So today is Love Your Body Day according to the National Organization for Women’s NOW Foundation, an endeavor I fully support. As a believer in Size Acceptance and Health at Every Size, I want to make every day “Love Your Body Day,” for everyone.
But I notice things. Things like the fact that there are no fat bodies represented in the header of the LYBD page. That the thumbnails for the “featured videos” don’t seem to show any fat bodies. The Grand Prize winner of their poster contest shows a smaller-sized body (and there are no super-plus-sized bodies on any of the winning posters, just ambiguous “curves.”) And hey, where are the men? Men have bodies too, and problems loving their bodies.
So, I’m into the day, though maybe not the website so much.
This journey of acceptance has been pretty challenging for me at times. I wasn’t brought
up to love my body, but to fight it – fight its size, by “eating to live, not living to eat.”
Fight its shape, by finding the right bra, wearing a slip, not wearing stripes, choosing the right pants or swimsuit or jacket for a short person (like any article of clothing is going to make people think “my, isn’t she tall? Here I thought she was only 5’1!”)
Fight its appetites, for food and other things, by counting calories, following the Food Pyramid or the Slim Fast plan or the recipes in Woman’s Day for Losing 20 Pounds in 30 Days, by ignoring its sexual desires, by only acknowledging those desires that were “appropriately” heterosexual.
Fight its impulses, by keeping my opinions to myself, keeping my voice down, keeping my hands in my lap.
Who’s got energy to accept anything? I’m too busy fighting! There’s a war on, you know.
Wait, that’s not what I was taught! I was taught food was a weapon all right – a weapon to try to make you fat. A weapon to be defended against at all costs (“don’t let your eyes be bigger than your stomach!”)
My body never did obey orders well. It got fat no matter what I fed it, wanted things that were “bad” for it, did and said things that got me in hot water. Stupid body.
I have spent a lot of time being very irritated with my body, rather than loving it.
Size Acceptance and HAES have helped me “work on that relationship,” as we like to say in family therapy. They’ve helped me accept that this is what my body looks like and functions like today; maybe it will look or function differently some other day, but today this is where we are, and all the wishing and self-hating in the world won’t change that when I open my eyes and look in the mirror again.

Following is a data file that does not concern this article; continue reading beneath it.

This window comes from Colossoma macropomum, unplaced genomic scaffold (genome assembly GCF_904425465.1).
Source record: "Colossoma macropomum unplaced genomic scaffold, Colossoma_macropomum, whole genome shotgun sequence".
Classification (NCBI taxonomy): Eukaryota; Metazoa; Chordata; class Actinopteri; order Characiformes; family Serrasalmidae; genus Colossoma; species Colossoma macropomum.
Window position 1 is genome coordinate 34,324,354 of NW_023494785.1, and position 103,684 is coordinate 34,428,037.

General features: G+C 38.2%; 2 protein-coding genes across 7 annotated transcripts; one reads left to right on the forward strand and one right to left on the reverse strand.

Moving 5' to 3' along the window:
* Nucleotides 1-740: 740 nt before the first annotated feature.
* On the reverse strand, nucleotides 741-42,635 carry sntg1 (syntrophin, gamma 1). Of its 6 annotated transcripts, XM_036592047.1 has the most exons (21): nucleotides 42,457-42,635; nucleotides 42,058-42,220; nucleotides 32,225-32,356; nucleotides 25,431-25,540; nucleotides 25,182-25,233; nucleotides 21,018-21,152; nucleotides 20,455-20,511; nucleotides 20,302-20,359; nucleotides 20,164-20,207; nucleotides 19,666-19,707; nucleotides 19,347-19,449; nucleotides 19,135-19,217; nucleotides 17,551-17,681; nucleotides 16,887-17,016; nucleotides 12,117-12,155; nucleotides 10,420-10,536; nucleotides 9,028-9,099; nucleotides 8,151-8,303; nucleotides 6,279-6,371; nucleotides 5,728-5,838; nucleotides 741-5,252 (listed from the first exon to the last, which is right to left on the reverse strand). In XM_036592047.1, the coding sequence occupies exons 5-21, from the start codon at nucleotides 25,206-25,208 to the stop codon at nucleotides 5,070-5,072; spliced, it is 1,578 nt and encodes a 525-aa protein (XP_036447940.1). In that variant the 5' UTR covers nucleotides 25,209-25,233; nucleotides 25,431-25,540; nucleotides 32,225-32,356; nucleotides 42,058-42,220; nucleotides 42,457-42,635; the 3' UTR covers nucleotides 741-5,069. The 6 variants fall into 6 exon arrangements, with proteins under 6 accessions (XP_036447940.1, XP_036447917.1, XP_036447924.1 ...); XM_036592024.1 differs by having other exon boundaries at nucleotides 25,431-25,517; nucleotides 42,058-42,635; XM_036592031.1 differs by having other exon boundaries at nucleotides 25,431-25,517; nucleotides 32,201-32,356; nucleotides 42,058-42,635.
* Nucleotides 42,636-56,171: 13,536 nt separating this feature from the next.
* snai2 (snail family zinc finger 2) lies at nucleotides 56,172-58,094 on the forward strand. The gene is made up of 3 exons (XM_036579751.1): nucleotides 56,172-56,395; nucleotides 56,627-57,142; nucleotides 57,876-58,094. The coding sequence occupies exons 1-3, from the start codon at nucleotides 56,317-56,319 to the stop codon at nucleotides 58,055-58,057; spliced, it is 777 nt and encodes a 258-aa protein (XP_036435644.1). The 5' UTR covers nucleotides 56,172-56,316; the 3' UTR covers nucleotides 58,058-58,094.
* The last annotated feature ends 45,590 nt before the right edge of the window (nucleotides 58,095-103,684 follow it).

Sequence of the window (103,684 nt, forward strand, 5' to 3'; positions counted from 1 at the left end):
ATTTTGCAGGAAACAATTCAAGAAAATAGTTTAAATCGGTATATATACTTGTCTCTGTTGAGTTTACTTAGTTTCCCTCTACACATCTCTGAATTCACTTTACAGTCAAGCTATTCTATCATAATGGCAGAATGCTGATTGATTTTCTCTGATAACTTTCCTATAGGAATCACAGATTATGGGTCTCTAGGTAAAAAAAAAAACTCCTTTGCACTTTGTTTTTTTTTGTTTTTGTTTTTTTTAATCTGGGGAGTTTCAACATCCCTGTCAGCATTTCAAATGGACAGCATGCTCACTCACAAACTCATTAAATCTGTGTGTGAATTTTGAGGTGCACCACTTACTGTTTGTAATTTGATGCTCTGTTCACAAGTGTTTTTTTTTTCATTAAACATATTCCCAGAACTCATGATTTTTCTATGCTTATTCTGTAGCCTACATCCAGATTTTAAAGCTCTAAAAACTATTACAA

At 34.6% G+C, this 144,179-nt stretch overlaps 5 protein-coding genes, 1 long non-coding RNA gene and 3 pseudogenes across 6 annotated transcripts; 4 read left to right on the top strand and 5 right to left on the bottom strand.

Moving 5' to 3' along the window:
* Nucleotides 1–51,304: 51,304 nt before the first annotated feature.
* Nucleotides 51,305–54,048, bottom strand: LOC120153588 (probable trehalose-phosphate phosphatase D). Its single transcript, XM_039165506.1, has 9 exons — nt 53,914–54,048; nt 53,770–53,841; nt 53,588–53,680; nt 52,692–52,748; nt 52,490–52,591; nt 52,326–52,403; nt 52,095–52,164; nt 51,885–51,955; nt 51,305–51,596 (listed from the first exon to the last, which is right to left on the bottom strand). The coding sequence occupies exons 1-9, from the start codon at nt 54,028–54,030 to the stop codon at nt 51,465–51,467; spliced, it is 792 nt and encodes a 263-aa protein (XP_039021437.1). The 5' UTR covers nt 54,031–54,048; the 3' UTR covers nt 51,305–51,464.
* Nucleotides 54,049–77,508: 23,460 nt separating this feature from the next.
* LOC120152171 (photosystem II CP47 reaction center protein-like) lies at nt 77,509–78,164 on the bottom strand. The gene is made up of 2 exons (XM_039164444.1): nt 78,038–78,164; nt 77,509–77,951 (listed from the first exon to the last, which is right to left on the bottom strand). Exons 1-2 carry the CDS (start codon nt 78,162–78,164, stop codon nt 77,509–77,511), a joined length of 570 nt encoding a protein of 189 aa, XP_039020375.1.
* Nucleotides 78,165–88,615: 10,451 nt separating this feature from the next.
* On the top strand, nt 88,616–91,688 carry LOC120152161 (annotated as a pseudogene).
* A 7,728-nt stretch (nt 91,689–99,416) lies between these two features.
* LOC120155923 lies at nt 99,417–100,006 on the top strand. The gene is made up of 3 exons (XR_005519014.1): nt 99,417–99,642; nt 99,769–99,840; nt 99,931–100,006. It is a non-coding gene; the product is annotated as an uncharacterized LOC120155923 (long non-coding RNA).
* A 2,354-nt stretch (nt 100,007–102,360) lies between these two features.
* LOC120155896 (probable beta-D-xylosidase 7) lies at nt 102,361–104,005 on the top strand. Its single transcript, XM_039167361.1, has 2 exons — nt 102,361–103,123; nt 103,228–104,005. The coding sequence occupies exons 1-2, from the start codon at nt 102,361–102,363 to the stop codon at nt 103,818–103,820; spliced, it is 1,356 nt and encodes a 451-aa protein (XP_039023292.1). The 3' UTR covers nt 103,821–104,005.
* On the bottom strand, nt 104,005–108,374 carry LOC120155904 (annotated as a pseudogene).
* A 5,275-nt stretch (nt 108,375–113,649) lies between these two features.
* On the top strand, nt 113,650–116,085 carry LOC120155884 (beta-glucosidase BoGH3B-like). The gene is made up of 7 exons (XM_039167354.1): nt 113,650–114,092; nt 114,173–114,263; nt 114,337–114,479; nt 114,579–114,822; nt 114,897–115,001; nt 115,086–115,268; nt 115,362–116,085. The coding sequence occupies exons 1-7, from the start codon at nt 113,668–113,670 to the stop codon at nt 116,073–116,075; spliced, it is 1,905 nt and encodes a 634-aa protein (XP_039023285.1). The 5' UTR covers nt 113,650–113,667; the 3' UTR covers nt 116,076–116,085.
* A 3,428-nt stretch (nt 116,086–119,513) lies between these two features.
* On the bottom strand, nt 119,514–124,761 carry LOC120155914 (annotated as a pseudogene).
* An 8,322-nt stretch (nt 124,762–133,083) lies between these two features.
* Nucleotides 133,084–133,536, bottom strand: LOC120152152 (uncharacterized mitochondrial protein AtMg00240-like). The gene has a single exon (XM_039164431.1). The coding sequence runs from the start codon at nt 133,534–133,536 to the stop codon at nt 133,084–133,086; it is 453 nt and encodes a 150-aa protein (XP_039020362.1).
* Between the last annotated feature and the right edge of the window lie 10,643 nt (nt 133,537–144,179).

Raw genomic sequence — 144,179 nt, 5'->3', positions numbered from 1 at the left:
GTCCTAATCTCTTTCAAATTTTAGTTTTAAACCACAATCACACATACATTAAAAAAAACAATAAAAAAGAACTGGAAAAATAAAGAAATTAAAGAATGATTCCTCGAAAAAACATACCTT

They’ve helped me accept buying clothes in the right size, no matter what the number is on the tag. They’ve helped me critique the concept of “flattering” when it really means “disguises your fat, a little bit, kind of” and wear costumes and colors and clothing that I previously would have thought “off limits” and look fabulous while doing it. They’ve helped me appreciate other people’s fabulous beauty as well, in new ways I never saw when I bought into the idea of “beauty = thin.” (And white, and cisgender, and…)
They’ve helped me realize that there is no such thing as “getting a beach body”; your beach body is just your body, at the beach. (Do I go to the beach that much? In San Francisco? Sure, in jeans and a sweater. Hush.)
They’ve helped me listen to my body and work on developing a normal, intuitive relationship with food and hunger. They’ve helped me speak up to doctors and refuse to be weighed, refuse to be ignored, refused to be mis-diagnosed or abused because of my body size.
But they’re not a cure-all.
It’s still hard for me to love my body a lot of days.
I bought a bike a few months ago. I can ride, but I’m not very confident. I’m scared of traffic, scared of potholes, scared of the steep hills in my area. But mostly I’m scared of being a Fat Girl on a Bike, and being mocked for huffing and puffing away as I learn this new skill.
I forget sometimes that when stuff doesn’t fit, it’s not me, it’s the clothes. The problem is a world that doesn’t honor bodies of all shapes and sizes and genders, not the bodies themselves. I get mad when I can’t shop somewhere, when I see smaller people trying everything on when nothing fits me, when a vendor says “oh I’m sure I have something that will fit you” and pulls out a skirt that is clearly never going to make it around my waist. (I managed to work myself into a fine surly mood at the 2011 Edwardian Ball over that one – what a waste!)
I reject photos of myself that seem to show my imagined or perceived flaws, even photos that other people say are beautiful.
I forget to ask my body what it wants to eat, and I start judging and criticizing its preferences, ignoring its needs, listening to advertising, confusing hunger with other feelings, equating food with morality.
I think about approaching someone whom I find attractive and then convince myself that they’ll be horrified that I showed interest. I get mad at my friends and loved ones who have body size privilege (it’s not their fault!)
I forget that it’s a process. That loving your body is a daily practice, not a place you arrive at. That there’s good days and bad days and days that start out bad but get better.
It really does, to quote the videos for queer teens, get better. Once you stop fighting your body, it gets better.
So happy Love Your Body Day.